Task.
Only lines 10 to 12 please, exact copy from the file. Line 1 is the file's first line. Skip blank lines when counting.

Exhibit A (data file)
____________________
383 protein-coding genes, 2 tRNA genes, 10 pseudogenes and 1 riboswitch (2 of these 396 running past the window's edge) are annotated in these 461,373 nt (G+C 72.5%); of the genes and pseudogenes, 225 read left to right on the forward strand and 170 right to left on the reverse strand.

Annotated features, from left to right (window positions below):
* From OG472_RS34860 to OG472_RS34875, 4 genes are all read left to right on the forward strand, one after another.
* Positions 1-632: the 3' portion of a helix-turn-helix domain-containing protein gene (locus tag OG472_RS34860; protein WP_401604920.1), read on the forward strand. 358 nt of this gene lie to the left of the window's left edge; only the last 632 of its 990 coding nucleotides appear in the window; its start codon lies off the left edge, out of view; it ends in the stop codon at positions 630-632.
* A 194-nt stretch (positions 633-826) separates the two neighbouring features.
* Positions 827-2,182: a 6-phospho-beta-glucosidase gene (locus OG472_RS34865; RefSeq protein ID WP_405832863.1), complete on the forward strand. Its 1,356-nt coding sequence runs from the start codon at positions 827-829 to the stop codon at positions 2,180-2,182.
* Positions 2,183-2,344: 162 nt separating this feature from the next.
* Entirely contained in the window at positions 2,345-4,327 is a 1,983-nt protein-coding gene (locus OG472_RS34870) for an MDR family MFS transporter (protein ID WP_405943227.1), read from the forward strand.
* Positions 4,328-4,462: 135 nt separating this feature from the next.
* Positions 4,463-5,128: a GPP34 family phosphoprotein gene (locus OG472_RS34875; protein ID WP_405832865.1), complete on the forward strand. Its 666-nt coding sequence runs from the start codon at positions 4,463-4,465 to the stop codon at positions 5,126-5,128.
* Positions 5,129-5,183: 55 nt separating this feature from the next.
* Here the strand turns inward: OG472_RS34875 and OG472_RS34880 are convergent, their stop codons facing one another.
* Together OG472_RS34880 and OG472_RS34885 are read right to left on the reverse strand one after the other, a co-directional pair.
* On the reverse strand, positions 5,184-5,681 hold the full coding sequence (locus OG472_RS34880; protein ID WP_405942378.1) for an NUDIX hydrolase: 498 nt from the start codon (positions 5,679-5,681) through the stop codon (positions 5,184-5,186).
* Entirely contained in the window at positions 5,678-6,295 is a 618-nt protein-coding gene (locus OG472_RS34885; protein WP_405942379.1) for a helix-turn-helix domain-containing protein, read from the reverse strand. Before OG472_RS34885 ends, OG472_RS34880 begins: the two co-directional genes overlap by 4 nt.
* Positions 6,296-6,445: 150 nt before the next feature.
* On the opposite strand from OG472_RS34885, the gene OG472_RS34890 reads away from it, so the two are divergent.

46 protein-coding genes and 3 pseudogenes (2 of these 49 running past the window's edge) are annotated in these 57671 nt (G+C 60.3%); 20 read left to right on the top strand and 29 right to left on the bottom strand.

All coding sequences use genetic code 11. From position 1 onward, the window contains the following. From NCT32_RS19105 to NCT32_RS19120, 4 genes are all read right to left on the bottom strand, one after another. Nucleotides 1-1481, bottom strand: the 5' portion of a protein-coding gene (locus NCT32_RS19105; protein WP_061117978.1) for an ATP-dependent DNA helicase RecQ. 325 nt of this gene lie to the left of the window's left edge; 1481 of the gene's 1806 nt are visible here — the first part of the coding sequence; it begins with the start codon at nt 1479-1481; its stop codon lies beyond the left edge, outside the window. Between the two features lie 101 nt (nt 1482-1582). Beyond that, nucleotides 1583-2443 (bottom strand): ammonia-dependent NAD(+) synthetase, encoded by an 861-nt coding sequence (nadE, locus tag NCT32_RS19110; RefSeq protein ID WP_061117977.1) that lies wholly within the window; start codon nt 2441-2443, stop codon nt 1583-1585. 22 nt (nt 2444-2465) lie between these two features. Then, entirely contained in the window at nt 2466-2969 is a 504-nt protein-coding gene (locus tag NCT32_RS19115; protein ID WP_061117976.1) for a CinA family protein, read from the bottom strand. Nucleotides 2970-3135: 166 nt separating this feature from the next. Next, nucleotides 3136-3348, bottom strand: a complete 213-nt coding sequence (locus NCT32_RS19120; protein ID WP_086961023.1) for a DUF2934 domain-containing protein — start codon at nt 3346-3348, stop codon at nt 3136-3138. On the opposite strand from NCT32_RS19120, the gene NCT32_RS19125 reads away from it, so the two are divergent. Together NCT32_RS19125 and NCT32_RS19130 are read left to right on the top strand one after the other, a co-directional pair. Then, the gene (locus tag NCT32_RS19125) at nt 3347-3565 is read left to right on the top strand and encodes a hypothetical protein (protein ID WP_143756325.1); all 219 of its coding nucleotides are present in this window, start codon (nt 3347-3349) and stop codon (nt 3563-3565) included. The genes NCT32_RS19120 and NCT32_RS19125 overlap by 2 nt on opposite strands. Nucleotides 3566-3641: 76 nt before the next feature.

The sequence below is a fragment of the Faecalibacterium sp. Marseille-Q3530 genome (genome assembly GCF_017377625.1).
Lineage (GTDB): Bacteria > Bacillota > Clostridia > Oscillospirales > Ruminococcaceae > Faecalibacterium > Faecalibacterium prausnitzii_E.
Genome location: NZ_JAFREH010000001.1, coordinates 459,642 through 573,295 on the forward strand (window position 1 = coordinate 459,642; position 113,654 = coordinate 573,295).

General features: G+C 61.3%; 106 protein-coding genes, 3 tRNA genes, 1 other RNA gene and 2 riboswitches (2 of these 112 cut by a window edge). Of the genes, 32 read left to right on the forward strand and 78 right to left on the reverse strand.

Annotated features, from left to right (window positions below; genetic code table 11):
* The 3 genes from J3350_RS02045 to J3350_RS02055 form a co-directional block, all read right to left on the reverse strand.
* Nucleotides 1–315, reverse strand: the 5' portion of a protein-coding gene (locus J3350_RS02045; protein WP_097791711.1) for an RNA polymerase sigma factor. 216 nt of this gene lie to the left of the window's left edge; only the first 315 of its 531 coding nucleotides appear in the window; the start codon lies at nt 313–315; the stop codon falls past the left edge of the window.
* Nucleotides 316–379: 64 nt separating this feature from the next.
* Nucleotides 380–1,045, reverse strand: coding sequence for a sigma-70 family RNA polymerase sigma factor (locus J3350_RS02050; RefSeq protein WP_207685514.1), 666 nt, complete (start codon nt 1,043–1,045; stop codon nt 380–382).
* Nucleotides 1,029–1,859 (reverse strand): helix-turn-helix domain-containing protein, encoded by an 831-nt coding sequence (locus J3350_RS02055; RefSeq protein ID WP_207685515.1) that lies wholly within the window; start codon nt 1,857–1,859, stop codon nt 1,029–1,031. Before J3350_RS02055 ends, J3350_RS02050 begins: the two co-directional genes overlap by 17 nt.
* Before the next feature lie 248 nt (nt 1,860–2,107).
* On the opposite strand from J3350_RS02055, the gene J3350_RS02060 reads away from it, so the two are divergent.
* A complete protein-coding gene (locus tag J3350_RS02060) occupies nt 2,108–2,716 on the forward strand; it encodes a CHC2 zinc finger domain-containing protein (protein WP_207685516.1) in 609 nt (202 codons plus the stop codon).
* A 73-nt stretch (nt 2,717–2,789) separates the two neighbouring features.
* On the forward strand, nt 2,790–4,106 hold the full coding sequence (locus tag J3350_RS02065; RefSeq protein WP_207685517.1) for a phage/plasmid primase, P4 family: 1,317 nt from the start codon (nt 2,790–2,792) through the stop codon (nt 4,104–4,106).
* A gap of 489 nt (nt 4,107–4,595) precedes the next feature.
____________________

* Positions 4,463-5,128: a GPP34 family phosphoprotein gene (locus OG472_RS34875; protein ID WP_405832865.1), complete on the forward strand. Its 666-nt coding sequence runs from the start codon at positions 4,463-4,465 to the stop codon at positions 5,126-5,128.
* Positions 5,129-5,183: 55 nt separating this feature from the next.
* Here the strand turns inward: OG472_RS34875 and OG472_RS34880 are convergent, their stop codons facing one another.